The American Chemical Society's on line employment web site, JobSpectrum.org
ACS aims to expand transition of minority students to four-year colleges
The American Chemical Society's Committee on Minority Affairs presents a symposium addressing the transition of minority students in the chemical sciences from two-year to four year institutions on Monday, April 8, 8:30 -11:30 a.m., in Florida Ballroom II of the Peabody Hotel, during its 223rd national meeting in Orlando, Fla.

Pitt researchers find men and women have different genes behind depression
Researchers at the University of Pittsburgh have found evidence that men and women have different genes that anchor the roots of depression, a revelation that could have a major impact on the way doctors treat patients in the future.

Astronomers discover a new class of objects in two nearby galaxies
Astronomers searching for globular star clusters in a nearby galaxy have discovered an entirely new class of objects, unlike anything previously described.

The American Chemical Society launches new online career service for students
JobSpectrum.org, the comprehensive online career and employment service of the American Chemical Society, is launching a new service to help undergraduate and graduate chemistry students transition to the workplace.

How aging cells retire
As we grow older, our hair turns gray, our bones grow thin and, among other changes, our telomeres shrink.

Study supports triple combination therapy for HIV
New evidence in this week's BMJ supports the use of up to three antiviral drugs (triple therapy) to treat people with HIV.

Neonatal autopsies yield valuable information
Over a quarter of neonatal autopsies yield important new information, finds a study in this week's BMJ.

Vitamin supplementation could slow arteriosclerosis in heart-transplant patients
A US randomised trial in this week's issue of THE LANCET suggests that vitamin C and E supplementation could be of clinical benefit in delaying the onset of arteriosclerosis in the first year after heart transplantation.

Detector dogs showcase their forensic talent at ACS meeting
Using animals trained by the Florida highway patrol, forensic chemists will demonstrate the ability of detective dogs to sniff out controlled substances during a special session on Monday, April 8, at the American Chemical Society national meeting in Orlando.

Hormone drug linked to increased prevalence of male genital disorder
Results of a Dutch study in this week's issue of THE LANCET highlight how a male genital disorder could be more common among boys born to mothers who were prenatally exposed to a synthetic hormone withdrawn in the late 1970s.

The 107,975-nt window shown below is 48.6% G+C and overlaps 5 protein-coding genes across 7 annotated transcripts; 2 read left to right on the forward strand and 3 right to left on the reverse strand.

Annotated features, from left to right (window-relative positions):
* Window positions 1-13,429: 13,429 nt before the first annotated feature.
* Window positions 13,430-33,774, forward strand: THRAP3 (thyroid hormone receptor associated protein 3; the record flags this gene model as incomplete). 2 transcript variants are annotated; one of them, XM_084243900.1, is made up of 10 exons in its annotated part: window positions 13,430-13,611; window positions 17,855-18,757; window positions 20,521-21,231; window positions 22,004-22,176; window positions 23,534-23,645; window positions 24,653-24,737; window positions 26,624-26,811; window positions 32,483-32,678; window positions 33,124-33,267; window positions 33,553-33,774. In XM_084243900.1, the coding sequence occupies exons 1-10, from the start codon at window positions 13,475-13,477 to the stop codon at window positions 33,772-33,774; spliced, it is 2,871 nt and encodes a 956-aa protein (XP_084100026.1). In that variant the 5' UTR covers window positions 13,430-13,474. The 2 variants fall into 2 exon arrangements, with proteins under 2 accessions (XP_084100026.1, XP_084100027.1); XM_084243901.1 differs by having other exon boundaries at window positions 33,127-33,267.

New findings about brain's 'compass' offer clues about Alzheimer's
A tiny section of the brain that is ravaged by Alzheimer's disease is more important for our ability to orient ourselves than scientists have long thought, helping to explain why people with the disease become lost so easily.

'Kids & Chemistry Live!' event mixes kids, chemists and chemistry
ACS members, including undergraduate chemistry students, professional chemists, chemical engineers and former classroom science teachers, will share chemical demonstrations and interactive experiments with participating children and their families.

The decline in crime rates is explored in ASA's magazine, Contexts
Skyrocketing violent crime rates obsessed Americans for decades. Over the past ten years, however, crime rates have been dropping.

Study pinpoints mechanism behind tamoxifen side effect
Researchers at Dana-Farber Cancer Institute have identified the underlying mechanism that causes one of the unwanted side effects of tamoxifen.

UCLA to host free symposium April 5 on extinctions in Earth's history
UCLA will host a symposium on

Renal colic shows a circadian pattern
Renal colic (spasms of pain in the back usually caused by kidney stones) occurs in a circadian pattern, finds a study in this week's BMJ.

Experiments reveal ancient blood flow map
HHMI researchers studying how developing blood cells migrate to their proper destinations in fruit flies have discovered the ancestral role of VEGF, a protein better known for ensuring that tumors have adequate blood supply.

World's largest scientific society celebrates women's achievements
For 75 years, the Women Chemists Committee of the American Chemical Society has been a catalyst for the advancement of women chemists.

Small, slow growing urchin variety could affect commercial harvest
The discovery of a type of slow growing sea urchin that never attains legal size for harvesting in Maine's coastal waters has been reported by a team of scientists led by Robert Vadas, marine biologist at the University of Maine.

Statins may inhibit calcium growth on aortic valve in the elderly
People who take statins may have at least 60 percent less aortic valve calcium than people who do not take statins, according to a study in the March 30 edition of The Lancet.

Astronaut Mae Jemison speaks at scientific society luncheon
Dr. Mae Jemison, first black woman astronaut, will speak during the 223rd national meeting of the American Chemical Society in Orlando, Fla. on Monday, April, 8, at 11:30 a.m. in Florida Ballroom I of the Peabody Hotel.

USGS assessment: complex future for Appalachian coal
Coal provides more than half of our Nation's electrical energy needs.